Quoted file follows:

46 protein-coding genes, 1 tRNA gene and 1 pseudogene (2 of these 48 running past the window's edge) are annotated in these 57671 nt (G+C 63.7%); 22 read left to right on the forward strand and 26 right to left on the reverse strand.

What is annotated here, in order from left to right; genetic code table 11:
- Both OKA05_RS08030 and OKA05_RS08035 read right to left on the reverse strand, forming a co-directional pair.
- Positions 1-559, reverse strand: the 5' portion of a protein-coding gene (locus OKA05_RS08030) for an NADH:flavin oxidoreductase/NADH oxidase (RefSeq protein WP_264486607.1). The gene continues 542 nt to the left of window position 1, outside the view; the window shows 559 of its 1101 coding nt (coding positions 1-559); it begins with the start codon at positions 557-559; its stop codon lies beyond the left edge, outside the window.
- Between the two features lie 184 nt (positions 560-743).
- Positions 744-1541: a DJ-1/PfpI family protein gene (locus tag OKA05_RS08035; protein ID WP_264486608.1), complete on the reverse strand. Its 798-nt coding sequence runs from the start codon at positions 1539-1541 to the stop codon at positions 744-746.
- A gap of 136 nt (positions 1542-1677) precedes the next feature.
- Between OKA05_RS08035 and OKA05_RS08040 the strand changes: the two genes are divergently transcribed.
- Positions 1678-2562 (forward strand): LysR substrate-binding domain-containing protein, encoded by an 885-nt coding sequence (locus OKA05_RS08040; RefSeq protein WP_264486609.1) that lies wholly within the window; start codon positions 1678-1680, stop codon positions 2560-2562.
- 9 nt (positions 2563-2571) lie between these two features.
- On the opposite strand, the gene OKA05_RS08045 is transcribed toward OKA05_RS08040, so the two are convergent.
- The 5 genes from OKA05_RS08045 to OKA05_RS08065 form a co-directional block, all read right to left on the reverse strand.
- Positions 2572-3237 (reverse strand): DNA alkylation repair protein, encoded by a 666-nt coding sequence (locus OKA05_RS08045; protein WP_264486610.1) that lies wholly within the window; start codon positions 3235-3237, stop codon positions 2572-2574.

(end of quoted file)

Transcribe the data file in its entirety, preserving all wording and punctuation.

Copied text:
46 protein-coding genes, 1 tRNA gene and 1 pseudogene (2 of these 48 running past the window's edge) are annotated in these 57671 nt (G+C 63.7%); 22 read left to right on the forward strand and 26 right to left on the reverse strand.

What is annotated here, in order from left to right; genetic code table 11:
- Both OKA05_RS08030 and OKA05_RS08035 read right to left on the reverse strand, forming a co-directional pair.
- Positions 1-559, reverse strand: the 5' portion of a protein-coding gene (locus OKA05_RS08030) for an NADH:flavin oxidoreductase/NADH oxidase (RefSeq protein WP_264486607.1). The gene continues 542 nt to the left of window position 1, outside the view; the window shows 559 of its 1101 coding nt (coding positions 1-559); it begins with the start codon at positions 557-559; its stop codon lies beyond the left edge, outside the window.
- Between the two features lie 184 nt (positions 560-743).
- Positions 744-1541: a DJ-1/PfpI family protein gene (locus tag OKA05_RS08035; protein ID WP_264486608.1), complete on the reverse strand. Its 798-nt coding sequence runs from the start codon at positions 1539-1541 to the stop codon at positions 744-746.
- A gap of 136 nt (positions 1542-1677) precedes the next feature.
- Between OKA05_RS08035 and OKA05_RS08040 the strand changes: the two genes are divergently transcribed.
- Positions 1678-2562 (forward strand): LysR substrate-binding domain-containing protein, encoded by an 885-nt coding sequence (locus OKA05_RS08040; RefSeq protein WP_264486609.1) that lies wholly within the window; start codon positions 1678-1680, stop codon positions 2560-2562.
- 9 nt (positions 2563-2571) lie between these two features.
- On the opposite strand, the gene OKA05_RS08045 is transcribed toward OKA05_RS08040, so the two are convergent.
- The 5 genes from OKA05_RS08045 to OKA05_RS08065 form a co-directional block, all read right to left on the reverse strand.
- Positions 2572-3237 (reverse strand): DNA alkylation repair protein, encoded by a 666-nt coding sequence (locus OKA05_RS08045; protein WP_264486610.1) that lies wholly within the window; start codon positions 3235-3237, stop codon positions 2572-2574.